Gun bill is off target
We stand behind the Missouri Press Association and newspapers across the state in urging Governor Jay Nixon to veto a gun bill passed by Missouri lawmakers during the last legislative session.
The bill seems to be an emotional reaction to unfounded fears that the federal government is plotting to take guns away from Missouri citizens, but that claim would be the subject of another editorial, which I don't intend to write .
Our primary problem with the bill lies in a provision that would infringe on the fundamental rights of freedom of speech and freedom of the press, which in our opinion is as disturbing as perceived threats to a citizen's right to bear arms.
The bill could potentially threaten a newspaper's ability to publish news stories about crimes involving guns. The provision in question reads, "No person or entity shall publish the name, address or other identifying information of any individual who owns a firearm or who is an applicant for or holder of any license, certificate, permit or endorsement, which allows such individual to own, acquire, possess or carry a firearm." Entities, such as newspapers, that publish such information could be charged with a Class A misdemeanor.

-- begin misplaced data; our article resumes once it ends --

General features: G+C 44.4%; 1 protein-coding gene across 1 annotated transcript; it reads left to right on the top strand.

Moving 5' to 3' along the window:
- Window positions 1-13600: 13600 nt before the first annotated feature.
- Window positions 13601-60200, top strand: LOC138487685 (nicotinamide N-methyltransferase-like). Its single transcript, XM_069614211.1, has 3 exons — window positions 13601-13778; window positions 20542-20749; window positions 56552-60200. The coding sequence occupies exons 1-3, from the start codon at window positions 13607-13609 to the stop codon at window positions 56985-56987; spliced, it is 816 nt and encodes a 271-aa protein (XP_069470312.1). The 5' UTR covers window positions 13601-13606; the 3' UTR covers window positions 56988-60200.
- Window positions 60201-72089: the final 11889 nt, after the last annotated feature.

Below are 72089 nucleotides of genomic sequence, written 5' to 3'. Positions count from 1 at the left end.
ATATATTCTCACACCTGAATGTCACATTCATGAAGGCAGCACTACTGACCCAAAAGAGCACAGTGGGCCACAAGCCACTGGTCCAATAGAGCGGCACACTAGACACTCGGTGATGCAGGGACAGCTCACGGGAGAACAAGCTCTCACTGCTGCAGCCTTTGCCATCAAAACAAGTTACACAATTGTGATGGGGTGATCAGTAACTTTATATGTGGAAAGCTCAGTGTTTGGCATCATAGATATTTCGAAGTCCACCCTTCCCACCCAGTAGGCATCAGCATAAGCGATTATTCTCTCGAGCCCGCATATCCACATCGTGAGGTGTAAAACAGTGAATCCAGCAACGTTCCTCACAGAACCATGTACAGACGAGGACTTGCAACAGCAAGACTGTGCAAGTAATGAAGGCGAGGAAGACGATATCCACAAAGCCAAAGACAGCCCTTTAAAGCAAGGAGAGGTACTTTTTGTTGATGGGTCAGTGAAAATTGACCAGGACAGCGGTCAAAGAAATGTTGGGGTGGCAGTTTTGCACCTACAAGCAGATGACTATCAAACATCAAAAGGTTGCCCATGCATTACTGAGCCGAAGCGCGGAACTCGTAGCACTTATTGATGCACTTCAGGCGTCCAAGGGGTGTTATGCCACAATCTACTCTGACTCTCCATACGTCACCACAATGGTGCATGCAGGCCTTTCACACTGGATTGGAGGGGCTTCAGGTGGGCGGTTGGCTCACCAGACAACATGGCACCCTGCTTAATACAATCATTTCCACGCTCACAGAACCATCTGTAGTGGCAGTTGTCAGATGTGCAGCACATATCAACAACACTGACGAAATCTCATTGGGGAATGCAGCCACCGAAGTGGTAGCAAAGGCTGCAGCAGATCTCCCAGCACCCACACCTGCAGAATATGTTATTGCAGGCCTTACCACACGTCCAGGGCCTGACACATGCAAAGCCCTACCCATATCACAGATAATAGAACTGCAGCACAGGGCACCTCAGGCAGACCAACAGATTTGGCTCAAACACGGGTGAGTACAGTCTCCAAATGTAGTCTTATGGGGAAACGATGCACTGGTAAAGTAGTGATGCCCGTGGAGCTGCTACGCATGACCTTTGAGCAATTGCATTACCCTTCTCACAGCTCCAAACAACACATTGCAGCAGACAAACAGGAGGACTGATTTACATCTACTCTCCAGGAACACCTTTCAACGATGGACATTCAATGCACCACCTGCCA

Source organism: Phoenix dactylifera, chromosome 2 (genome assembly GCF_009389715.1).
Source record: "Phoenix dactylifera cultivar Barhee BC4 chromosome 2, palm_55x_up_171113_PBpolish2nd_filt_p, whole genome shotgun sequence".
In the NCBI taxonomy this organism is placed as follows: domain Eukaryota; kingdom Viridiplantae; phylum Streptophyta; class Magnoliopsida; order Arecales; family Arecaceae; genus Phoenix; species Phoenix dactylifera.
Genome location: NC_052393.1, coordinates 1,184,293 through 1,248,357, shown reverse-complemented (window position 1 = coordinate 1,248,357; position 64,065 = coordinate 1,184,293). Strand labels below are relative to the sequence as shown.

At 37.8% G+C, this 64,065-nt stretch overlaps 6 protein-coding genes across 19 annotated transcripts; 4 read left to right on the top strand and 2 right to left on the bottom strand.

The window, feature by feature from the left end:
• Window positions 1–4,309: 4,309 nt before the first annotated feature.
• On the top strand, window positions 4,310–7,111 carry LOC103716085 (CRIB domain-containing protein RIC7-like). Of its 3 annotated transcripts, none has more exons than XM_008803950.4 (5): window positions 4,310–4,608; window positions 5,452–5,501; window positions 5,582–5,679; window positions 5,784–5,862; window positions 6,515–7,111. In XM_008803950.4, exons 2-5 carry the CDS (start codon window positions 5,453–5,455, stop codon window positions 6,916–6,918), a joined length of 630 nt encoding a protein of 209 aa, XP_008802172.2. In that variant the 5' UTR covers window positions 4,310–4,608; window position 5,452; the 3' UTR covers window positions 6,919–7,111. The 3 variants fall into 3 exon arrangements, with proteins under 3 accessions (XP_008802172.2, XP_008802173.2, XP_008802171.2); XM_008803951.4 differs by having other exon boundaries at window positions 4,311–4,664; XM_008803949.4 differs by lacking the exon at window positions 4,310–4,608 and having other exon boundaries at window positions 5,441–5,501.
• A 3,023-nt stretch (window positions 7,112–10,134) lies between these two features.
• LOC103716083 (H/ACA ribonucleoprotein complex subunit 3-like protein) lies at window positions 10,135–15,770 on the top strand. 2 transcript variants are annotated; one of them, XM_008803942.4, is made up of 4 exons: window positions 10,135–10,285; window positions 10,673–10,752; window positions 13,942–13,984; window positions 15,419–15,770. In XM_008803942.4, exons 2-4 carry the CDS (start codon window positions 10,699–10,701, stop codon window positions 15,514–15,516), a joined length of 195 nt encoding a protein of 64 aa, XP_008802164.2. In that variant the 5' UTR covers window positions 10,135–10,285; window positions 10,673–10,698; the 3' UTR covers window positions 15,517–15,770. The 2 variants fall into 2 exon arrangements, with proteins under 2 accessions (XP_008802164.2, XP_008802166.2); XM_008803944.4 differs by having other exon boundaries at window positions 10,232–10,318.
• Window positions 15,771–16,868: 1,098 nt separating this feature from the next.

Whether or not newspapers would actually be charged under this law is unknown but passing a bill with such language included is dangerous. In attempting to protect citizens' Second Amendment rights, Missouri legislators appear to be willing to violate the First Amendment of the U.S. Constitution and the Missouri Constitution to do so.
We are asking Governor Nixon to veto the bill, and in turn, requesting that legislators refrain from overriding the veto and craft another gun bill for the next session without unconstitutional language that would limit freedom of the press .